Diversity in education: BCom students lobby for Black history to be taught in Alberta classrooms

Photo of Daniel Afolabi and Eric Gadbois
Posted 2020-07-08
Two UBC Sauder Bachelor of Commerce students are spending the summer getting first-hand experience in social advocacy and government lobbying.

Daniel Afolabi and Eric Gadbois are 20-year-old students from Calgary who met at UBC. When anti-racism protests broke out in cities across the country and around the world following the killing of George Floyd by a Minneapolis police officer, they began talking about the problem of racism toward visible minorities in Canada. They agreed that the most effective way to change people’s attitudes was through education. 

“I talked to my sister who is an elementary school teacher in Calgary,” says Gadbois. “She said books and literature were a big method for her to bring the issue of racism into the classroom, and she recommended everyone read a book called The Undefeated.”


The Undefeated by Kwame Alexander and Kadir Nelson is an illustrated children’s book that traces the African American experience through history. Written as a poem, it pays tribute to famous Americans such as Olympian Jesse Owens, but it also honours the millions of Black citizens who helped build America while facing slavery, police brutality and systemic racial discrimination. 

According to Gadbois, “We talked about the book and other literature, and then we talked more specifics about what’s currently in the Alberta school curriculum and the teaching standards.” 

“That’s when we decided to launch a petition to call on the Ministry of Education to include Black history and its modern impacts in the Alberta school curriculum,” says Afolabi. 

The two students launched their online petition on June 10, requesting the Alberta government:

  • Increase the amount of content and resources involving Black history in the classroom.
  • Incorporate standards for the teaching of Black history and its impacts into the Alberta Teaching Quality Standard.  
  • Support from Alberta Education to ensure teachers are applying the new principles in the classroom.
  • Incorporate local Black communities into schools by inviting Black speakers, educators and activists to speak.
  • Require all schools maintain a database that records all incidents of racial discrimination or inequality.

Afolabi and Gadbois also created an Instagram page with educational resources such as recommended books to help youth, parents, educators and all Canadians learn about the issues affecting Black people in Canada. (Diversity and Education Initiative) account on Instagram

Despite having no prior experience in campaigning, they attracted the attention of national media and their story was shared by over 70 news outlets across the country. In response, Alberta’s Minister of Education, Adriana LaGrange, agreed to a meeting to hear their pitch.

 “We met with the Minister and her staff and she said she’d like to work with us to put Black history and modern racism in the curriculum,” says Afolabi.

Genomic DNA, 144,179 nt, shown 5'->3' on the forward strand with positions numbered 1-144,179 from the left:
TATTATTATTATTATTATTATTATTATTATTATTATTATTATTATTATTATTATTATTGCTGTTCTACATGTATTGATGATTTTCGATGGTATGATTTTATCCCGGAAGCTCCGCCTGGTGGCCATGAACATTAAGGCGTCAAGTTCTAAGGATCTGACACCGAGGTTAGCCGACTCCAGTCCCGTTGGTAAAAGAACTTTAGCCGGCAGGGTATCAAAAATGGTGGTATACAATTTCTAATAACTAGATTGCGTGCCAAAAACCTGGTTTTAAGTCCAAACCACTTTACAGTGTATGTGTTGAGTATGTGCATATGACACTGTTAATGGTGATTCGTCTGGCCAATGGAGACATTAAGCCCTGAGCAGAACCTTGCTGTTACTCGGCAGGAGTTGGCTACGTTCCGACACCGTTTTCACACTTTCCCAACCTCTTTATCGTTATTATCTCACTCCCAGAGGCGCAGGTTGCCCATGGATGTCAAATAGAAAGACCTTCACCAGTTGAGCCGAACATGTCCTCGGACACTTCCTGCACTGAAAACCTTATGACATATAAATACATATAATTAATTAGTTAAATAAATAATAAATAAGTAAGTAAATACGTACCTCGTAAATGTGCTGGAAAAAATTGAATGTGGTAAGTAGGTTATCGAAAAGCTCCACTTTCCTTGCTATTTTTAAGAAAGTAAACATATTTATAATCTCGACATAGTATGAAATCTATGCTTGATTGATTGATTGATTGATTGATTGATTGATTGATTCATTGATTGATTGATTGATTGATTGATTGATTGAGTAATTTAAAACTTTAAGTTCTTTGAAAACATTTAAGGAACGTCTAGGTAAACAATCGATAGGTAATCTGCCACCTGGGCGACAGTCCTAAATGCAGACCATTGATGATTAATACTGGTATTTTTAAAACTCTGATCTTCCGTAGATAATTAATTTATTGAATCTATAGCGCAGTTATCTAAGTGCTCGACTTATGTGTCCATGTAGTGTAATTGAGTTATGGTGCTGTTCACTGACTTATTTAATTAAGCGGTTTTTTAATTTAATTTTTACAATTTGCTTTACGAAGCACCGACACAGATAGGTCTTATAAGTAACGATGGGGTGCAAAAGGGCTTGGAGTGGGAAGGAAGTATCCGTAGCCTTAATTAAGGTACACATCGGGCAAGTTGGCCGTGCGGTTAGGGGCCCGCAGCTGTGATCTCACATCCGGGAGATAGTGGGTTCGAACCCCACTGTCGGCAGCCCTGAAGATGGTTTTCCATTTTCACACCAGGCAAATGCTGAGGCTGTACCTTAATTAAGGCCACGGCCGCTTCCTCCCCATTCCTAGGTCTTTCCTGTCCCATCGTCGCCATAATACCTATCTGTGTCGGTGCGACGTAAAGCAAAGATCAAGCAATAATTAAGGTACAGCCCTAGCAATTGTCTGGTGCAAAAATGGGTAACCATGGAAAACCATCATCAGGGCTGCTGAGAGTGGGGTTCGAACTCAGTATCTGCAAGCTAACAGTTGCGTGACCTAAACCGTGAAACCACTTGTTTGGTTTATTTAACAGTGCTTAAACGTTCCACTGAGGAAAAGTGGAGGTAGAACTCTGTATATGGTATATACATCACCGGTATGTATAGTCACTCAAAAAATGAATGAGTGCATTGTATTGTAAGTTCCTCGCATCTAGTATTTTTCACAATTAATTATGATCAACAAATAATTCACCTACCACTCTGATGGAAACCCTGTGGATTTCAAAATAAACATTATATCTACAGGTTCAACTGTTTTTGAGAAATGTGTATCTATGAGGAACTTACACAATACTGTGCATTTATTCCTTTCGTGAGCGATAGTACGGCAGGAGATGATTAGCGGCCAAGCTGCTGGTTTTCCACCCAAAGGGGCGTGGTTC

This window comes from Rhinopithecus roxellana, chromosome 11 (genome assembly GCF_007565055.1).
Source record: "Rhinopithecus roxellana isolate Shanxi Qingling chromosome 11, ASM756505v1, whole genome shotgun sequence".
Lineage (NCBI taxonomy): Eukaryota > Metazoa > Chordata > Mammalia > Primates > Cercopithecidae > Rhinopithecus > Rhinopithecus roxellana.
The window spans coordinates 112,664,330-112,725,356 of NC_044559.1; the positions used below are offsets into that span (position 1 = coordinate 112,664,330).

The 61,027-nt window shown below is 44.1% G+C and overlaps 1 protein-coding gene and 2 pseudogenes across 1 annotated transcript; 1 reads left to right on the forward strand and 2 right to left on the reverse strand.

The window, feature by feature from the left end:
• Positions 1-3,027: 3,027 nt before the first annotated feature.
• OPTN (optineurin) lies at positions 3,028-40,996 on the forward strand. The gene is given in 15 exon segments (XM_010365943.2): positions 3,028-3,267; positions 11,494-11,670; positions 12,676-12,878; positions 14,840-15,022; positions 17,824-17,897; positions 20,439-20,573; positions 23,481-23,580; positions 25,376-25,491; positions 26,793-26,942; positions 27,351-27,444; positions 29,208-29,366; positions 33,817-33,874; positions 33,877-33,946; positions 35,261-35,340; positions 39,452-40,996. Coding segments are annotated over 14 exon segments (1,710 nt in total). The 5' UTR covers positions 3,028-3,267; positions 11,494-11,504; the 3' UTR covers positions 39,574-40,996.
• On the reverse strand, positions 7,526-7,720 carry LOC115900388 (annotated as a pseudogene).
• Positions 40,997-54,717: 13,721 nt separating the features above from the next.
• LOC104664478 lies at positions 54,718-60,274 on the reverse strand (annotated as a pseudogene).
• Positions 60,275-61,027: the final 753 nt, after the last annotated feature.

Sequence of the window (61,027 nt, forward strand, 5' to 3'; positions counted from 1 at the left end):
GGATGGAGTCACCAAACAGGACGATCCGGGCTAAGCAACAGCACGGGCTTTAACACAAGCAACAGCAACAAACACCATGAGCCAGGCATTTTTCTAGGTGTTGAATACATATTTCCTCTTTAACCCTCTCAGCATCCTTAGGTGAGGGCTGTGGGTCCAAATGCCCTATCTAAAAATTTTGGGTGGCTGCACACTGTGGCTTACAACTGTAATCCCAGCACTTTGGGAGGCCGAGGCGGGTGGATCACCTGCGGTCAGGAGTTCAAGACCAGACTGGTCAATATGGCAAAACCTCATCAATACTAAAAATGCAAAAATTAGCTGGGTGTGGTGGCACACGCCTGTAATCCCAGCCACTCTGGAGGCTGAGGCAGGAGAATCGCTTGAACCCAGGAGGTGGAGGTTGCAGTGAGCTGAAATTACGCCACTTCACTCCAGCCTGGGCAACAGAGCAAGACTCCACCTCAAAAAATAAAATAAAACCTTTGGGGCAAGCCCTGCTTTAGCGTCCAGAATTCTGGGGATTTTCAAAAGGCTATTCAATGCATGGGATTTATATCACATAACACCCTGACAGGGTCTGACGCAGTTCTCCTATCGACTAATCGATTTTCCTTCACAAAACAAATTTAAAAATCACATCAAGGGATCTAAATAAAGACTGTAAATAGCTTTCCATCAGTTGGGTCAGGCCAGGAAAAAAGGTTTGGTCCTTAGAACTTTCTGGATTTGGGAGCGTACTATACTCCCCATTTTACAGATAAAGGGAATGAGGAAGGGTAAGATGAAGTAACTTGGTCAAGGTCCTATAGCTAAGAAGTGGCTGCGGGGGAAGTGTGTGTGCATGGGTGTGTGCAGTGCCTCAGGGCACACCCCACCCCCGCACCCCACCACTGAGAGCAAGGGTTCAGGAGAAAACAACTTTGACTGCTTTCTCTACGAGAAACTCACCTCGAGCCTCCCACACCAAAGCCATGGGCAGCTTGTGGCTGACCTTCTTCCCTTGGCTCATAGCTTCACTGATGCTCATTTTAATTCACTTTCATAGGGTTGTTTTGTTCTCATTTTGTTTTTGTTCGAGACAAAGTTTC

While they wait to hear back from the Alberta government on next steps, the number of signatures on the petition continues to grow, with over 43,000 at last count.

Gadbois believes Canadians are more open to learning about issues involving race as a result of two significant events in the news: the COVID-19 situation and multiple incidents of police brutality toward visible minorities.

“COVID-19 has given me a lot of time to reflect and helped me make changes in my life for the better,” says Gadbois. “It’s really the right time to take a look at how we’re operating and how we’re treating each other and make the changes that are needed.”


Gadbois and Afolabi are hoping to achieve the goals of the petition by the time they head back to UBC Sauder in the fall. As they contemplate the new school year, they are also thinking about how universities can play a leadership role in creating a more inclusive and tolerant society.  

“Honestly, my initial source of knowledge that pushed me to seek out more knowledge was my WRDS 150 class in first year,” recounts Afolabi. “The theme of the class was resistance and all the articles we read were written by people of colour.”

One article that stands out was written by academic researcher Nikita Carney and titled, All Lives Matter, but so does Race: Black Lives Matter and the Evolving Role of Social Media.

“It was really cool to hear from all these different voices or communities, and it put into perspective for me that I’m not the only person facing challenges,” says Afolabi. 

Gadbois agrees that it would be great to see more course content involving Black authors in addition to more case studies and business stories involving companies run by Black business leaders. 

“There are a ton of examples of Black entrepreneurs out there that could be better highlighted in our classes,” says Gadbois. “That’s something I’d like to learn more about.”

Motivated by the public response to their petition, they plan on engaging more friends, fellow students, educators and mentors in conversations about how to create more opportunities for diversity and inclusion in education, as well as in the workplace. The question they will seek to answer is: how can we better serve all students, not just the majority?

To learn more about the Diversity in Education Initiative, read the online petition and visit on Instagram.